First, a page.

Business Matters: Bands Can Now Sign Up for Google+ Pages
Business Matters: Bands Can Now Sign Up for Google+ Pages

What Does Google+ Mean to the Music Business?
-- Whenever Google launches a new product -- especially one that will compete with social marketing powerhouse Facebook -- there is a tendency to wonder what it means for the music business. While not every Google product will have an impact on how artists and labels communicate, market or sell, this type of "what does it mean?" exercise is still a worthwhile one for Google+.

Google introduced the world to Google+ (a product name that's easier to say than to type, by the way) Tuesday in a blog post that included a YouTube video for each product feature. The videos don't have many details, but they explain Google's vision for the features and offer some views of their user interfaces. All in all, however, they come off like political campaign: short on details, long on squishy sentiment.

First, here's what Google+ will not do. Based on the information Google has given thus far, it appears Google+ will lack many of the elements that make Facebook a powerful marketing channel. There is no news feed in which to share thoughts, information (tour dates, upcoming releases), music or video. There is no place for an artist to post a collection of music streams. And there is no way for third-party developers to incorporate applications for direct-to-fan sales.

At first blush Google+ appears to be an anti-Facebook. Google is clearly aiming to encourage users to share and collaborate in small groups with more intimate and meaningful connections. In the video for the feature called Circles, the man doing the voiceover discusses his through process when creating his groups of friends. "Do I really have what it takes to take you on board as a new friend?" he asks. "Is this going to be worth it?" It's a different approach to the way Facebook users have hundreds or thousands of friends.

A few features are focused on communicating and sharing with groups of friends. The Circles feature allows users to create circles of friends with which they share information. So, for example, a person can create a group of close family members or friends from his or her hometown. Sparks is an "online sharing engine" that allows users to follow topics and share the items with their groups of friends.

There are two group communication features. Huddle is a group instant message tool that allows more than one person to communicate in real-time via text messages. The Hangouts feature creates multi-person online video gatherings.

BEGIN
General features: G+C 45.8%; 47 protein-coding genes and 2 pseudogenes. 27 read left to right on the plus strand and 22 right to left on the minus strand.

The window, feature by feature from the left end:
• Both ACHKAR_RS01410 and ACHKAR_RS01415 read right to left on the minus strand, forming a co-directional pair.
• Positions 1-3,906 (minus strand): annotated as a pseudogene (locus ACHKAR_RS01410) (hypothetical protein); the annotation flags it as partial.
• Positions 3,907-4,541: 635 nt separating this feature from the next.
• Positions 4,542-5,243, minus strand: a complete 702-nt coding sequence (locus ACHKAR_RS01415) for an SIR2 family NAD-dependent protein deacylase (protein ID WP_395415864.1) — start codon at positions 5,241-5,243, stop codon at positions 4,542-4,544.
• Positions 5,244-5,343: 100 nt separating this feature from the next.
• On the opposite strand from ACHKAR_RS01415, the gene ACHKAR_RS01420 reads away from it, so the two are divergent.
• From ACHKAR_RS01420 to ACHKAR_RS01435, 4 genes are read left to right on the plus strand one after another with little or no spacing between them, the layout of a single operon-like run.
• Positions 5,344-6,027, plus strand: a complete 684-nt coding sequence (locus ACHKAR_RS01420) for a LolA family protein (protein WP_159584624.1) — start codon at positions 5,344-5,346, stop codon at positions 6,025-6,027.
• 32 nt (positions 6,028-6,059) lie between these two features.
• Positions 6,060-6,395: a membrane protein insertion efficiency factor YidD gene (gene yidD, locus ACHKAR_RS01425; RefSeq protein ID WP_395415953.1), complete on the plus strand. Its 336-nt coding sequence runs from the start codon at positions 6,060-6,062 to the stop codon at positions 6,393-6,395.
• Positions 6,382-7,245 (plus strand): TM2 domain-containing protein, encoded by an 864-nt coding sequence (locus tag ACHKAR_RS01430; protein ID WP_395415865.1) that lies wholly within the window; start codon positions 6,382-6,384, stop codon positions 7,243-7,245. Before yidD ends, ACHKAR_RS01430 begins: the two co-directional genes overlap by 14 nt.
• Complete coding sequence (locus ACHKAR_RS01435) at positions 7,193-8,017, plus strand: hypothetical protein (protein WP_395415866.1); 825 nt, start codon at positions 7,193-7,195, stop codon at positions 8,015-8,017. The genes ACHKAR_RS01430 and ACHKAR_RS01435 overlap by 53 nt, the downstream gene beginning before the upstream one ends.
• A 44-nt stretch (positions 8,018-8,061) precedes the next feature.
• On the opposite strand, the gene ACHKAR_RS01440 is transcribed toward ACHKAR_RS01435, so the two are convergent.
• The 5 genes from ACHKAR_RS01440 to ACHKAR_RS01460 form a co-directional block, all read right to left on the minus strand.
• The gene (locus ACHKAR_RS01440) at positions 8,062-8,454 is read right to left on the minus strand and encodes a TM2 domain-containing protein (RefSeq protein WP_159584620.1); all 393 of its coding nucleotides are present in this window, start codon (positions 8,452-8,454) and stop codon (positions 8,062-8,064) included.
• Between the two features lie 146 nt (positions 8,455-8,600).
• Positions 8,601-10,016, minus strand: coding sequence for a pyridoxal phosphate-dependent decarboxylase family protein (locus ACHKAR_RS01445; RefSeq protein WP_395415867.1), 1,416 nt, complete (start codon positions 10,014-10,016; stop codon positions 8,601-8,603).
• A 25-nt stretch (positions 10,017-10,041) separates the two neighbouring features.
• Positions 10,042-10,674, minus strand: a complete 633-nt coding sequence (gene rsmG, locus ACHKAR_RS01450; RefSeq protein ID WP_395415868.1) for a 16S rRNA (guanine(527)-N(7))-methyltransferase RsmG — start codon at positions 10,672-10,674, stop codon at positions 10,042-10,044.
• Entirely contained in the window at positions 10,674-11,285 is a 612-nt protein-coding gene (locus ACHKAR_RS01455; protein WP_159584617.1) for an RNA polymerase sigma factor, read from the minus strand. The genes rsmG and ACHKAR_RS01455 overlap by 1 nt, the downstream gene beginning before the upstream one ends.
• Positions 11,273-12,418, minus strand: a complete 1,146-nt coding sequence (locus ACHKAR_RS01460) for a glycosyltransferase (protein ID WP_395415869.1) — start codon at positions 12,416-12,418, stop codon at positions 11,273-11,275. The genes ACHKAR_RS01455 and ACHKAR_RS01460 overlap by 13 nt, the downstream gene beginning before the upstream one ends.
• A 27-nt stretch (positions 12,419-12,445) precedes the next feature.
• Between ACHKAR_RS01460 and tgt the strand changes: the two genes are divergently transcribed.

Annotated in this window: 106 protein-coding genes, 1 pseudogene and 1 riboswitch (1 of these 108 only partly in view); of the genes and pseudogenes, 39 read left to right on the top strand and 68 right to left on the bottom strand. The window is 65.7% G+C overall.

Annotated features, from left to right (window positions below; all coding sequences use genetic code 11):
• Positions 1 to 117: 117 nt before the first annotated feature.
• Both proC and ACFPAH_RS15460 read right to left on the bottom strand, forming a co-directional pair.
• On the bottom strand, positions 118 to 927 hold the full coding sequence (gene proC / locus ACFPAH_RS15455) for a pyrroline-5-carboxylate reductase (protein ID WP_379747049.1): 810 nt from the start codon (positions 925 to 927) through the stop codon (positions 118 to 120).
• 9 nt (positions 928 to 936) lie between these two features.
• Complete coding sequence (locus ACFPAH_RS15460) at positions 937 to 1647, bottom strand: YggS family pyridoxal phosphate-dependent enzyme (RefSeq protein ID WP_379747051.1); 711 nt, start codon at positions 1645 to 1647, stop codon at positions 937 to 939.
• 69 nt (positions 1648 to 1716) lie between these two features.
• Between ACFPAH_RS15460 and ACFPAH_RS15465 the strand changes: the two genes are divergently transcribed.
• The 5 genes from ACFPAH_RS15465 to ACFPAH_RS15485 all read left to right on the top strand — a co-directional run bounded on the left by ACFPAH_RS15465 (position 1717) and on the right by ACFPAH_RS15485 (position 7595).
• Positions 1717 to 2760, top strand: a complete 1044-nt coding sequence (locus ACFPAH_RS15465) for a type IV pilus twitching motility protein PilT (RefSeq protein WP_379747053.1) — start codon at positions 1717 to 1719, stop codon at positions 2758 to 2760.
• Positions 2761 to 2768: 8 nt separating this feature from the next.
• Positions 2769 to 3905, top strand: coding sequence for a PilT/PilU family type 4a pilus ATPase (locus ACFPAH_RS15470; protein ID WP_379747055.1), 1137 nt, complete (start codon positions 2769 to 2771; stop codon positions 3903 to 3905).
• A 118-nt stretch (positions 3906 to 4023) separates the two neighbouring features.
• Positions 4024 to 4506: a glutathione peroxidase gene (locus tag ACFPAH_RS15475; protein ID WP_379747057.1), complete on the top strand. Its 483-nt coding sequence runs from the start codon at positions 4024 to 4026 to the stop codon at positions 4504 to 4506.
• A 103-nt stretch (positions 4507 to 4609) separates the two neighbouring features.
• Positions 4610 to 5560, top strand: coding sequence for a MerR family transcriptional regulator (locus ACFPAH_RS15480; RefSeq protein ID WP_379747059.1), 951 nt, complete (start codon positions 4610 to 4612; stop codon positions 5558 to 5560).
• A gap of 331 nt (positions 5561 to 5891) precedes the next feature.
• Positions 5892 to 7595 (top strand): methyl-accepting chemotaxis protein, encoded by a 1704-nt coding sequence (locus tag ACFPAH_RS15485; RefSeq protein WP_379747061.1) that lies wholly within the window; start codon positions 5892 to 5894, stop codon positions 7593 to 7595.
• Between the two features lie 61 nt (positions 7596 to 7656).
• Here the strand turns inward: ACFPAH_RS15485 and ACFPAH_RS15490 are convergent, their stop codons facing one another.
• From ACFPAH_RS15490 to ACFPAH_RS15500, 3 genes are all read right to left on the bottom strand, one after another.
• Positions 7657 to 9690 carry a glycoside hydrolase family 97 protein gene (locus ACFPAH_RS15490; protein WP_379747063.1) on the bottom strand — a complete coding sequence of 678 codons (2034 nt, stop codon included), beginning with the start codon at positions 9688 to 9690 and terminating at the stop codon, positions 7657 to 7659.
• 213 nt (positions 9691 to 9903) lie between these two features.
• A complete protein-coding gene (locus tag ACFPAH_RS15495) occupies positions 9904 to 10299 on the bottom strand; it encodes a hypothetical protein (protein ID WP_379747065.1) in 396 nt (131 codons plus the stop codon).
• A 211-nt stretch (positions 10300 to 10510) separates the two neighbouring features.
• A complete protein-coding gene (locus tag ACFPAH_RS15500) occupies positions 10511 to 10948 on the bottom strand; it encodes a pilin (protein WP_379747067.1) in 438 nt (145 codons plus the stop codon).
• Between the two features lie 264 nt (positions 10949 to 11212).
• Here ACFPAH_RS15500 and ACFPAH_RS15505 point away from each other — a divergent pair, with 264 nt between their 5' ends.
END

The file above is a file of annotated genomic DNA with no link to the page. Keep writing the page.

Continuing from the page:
Another feature is Instant Upload, a cloud-based storage solution that allows photos taken with mobile devices to automatically upload to the user's private album (from which they can be shared using other Google products and features).

Hangouts is the one feature that seems to have potential applications for artists. Imagine an artist creating a hangout and allowing fans to join the video chat. Google has not given an indication about a limit to the number of participants. Judging from Google's own description, however, Hangouts could be intended for, and best used by, small groups.

Again, I need to emphasize that Google has shared very little information about Google+, and future iterations could allow for more advanced direct-to-fan sales and marketing.
(The Official Google Blog)

Finnish Court Orders ISPs To Suspend 3 Subscribers
-- A Finnish court has ordered Internet service providers to disconnect three subscribers. The court's decision comes after a lawsuit by the Copyright Information and Anti-Piracy Centre (CIPAC) and the Finnish branch of the International Federation of the Phonographic Industry (IFPI). The two groups shared information regarding illegal actions of five subscribers and this week received an injunction related to three of the subscribers.

While the leader of the Pirate Party in Finland called the outcome "worrisome," the truth is Finland has joined a handful of other countries in fighting piracy in this way. Courts in the U.K., Ireland and Australia have ruled that graduated response measures (which may include account suspension) are reasonable and proportionate. France and South Korea have already implemented anti-piracy legislation with graduated response measures. These examples display a clear trend: a growing number of governments and courts see Internet account suspension as a viable part of anti-piracy measures.

Daily Deal Sites Market Share Rising
-- As more concert tickets and digital albums are sold through daily deal sites, it's worth paying attention to the market shares of the fast-growing daily deal companies. Groupon is losing deal volume to LivingSocial, according to daily deal aggregator Yipit. Groupon had a 48% share of daily deals in May, down from 52% the previous month. LivingSocial's share in May grew to 24% from 20%.

Just today came news from CNBC that LivingSocial is planning an IPO at a valuation from $10 billion to $15 billion (it is expected to have over $1 billion in revenue this year). The company is expected to choose an underwriting bank by the end of this week.
(Wall Street Journal)

SXSW To Launch Three-Day Sustainability Confab
-- SXSW is branching out. SXSW Eco is a three-day sustainability conference that will take place in Austin from October 4-6. There is not yet a schedule, but at the event's website organizers are taking proposals for session ideas and requests to be a speaker.
(SXSW Eco)